Spatial: KC Auto Show, exhibit design

The Kansas City Auto show was a great way to visualize exhibit design, especially if you're looking into persuasive ploys. In our current automobile-industry climate, it was obvious they were pushing sales. Everything was tailored around maximizing your ability to choose and buy with ease, to better your lifestyle, the environment, or your gas mileage. But as 24-year old, with no expendable income, and no enthusiasms for new cars, it was more entertaining/bizarre looking-in. Pretty insane tactics, I must say.

As far as practicality goes, besides the bathroom & fire escape signage, and maps (Bartle Hall way-finding), this kiosk was seemingly sensible—with heavy undertones (oxymoron?) of persuasiveness. Aside from visible, and quite glossy painted tablets, showcasing the color options for your new vehicle, you could also experience all the safety and entertainment benefits with this handy desktop computer.

Hyundai was getting as something with this water graphic backdropping their vehicles—I'm not sure what it was but it made me feel sexy and clean (despite the chemical-ridden air of "new car smell" and rubber tires).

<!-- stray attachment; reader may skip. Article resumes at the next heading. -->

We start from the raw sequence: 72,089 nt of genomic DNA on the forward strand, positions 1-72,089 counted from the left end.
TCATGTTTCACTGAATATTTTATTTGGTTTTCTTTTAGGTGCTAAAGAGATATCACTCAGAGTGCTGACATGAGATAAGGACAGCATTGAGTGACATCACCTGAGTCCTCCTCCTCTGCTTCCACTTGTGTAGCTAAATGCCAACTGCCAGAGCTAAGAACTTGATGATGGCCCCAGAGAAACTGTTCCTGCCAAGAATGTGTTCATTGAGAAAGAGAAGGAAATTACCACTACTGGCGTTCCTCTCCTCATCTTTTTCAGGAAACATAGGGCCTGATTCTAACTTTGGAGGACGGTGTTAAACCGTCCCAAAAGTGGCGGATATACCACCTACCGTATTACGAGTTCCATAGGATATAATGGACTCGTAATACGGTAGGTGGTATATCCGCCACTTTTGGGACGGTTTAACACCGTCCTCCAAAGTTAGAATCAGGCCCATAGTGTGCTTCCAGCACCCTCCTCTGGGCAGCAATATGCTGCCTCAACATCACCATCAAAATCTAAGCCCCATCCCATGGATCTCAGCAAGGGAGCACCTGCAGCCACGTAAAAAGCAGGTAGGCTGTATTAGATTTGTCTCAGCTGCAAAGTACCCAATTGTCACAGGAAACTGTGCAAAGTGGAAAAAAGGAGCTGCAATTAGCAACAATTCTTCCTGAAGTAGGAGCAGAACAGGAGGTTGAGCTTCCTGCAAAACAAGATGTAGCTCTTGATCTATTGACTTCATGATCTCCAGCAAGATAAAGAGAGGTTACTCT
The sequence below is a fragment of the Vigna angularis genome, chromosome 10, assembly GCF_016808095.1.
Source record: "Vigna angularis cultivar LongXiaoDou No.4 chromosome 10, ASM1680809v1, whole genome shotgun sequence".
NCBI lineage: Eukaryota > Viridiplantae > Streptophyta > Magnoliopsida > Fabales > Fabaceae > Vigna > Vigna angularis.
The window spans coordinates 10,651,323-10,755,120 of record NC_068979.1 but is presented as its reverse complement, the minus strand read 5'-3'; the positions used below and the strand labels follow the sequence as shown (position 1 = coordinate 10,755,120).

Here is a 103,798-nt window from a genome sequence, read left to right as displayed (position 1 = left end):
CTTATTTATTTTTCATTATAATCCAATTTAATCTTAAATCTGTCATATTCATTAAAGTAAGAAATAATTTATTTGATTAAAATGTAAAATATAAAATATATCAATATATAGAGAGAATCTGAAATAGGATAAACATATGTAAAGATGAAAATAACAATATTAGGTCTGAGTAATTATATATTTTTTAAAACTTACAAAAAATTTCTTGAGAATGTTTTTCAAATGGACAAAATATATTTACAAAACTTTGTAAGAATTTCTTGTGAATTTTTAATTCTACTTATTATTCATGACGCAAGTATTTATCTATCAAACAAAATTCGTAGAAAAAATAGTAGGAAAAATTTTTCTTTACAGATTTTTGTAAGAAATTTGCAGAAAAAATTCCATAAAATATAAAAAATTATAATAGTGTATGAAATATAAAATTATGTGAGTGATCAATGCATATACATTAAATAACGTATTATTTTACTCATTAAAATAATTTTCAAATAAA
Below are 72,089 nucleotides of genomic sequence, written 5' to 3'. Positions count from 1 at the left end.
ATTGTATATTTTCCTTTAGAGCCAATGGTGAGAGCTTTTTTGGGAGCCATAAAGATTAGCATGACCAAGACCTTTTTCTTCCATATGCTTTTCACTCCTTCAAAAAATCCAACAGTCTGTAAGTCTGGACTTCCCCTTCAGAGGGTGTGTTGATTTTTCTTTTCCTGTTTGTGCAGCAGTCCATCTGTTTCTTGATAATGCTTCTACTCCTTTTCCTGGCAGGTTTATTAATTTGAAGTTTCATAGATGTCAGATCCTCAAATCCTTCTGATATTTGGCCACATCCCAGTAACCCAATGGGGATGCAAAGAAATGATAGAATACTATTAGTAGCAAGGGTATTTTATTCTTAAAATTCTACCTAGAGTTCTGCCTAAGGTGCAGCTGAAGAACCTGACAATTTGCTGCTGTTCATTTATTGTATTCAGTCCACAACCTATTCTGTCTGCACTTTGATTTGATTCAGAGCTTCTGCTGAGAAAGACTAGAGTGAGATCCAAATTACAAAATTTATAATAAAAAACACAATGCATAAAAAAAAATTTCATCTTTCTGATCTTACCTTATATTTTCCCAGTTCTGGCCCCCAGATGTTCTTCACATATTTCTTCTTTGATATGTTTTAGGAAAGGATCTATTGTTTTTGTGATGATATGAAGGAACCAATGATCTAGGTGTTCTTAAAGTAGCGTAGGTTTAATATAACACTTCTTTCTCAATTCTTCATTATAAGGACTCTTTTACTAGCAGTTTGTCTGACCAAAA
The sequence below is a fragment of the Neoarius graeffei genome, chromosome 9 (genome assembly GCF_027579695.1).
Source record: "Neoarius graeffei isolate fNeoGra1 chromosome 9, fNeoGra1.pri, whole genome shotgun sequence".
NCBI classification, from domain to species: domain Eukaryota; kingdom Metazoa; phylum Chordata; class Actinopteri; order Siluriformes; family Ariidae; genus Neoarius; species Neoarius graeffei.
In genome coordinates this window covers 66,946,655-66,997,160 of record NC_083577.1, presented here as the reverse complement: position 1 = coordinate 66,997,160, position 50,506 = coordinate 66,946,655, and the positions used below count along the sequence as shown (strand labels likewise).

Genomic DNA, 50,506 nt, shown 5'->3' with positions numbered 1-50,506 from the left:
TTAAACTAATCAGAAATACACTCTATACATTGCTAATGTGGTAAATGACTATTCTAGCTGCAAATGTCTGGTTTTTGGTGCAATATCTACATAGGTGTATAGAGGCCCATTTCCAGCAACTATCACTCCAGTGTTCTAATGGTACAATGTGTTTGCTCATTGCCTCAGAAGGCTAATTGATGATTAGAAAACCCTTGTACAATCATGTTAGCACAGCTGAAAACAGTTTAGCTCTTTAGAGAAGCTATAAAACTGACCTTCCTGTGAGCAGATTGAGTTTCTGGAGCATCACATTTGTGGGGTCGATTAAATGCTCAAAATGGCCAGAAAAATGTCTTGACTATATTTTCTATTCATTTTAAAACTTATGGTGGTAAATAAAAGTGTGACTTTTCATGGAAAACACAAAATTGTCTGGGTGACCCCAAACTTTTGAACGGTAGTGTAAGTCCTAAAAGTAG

And this, my friends, was a new persuasive experience for me, one I have yet to build immunity to. For my very own visual and audible pleasure was a Vanna White (dressed to the nines in "hot mom/biker chick") describing the displayed vehicle, making rounds as the turntable would spin. Unlike a mp3 track on repeat, or a LCD display/commercial, you couldn't help but notice this women as you passed by; She would look directly at you and speak to you (making an immediate personal connection, that was both refreshing and alluring). She opened doors, gripped the award winning tires, and explained my leather interior options—like it was just her & me. This was all new and unusual to me. Anyone else?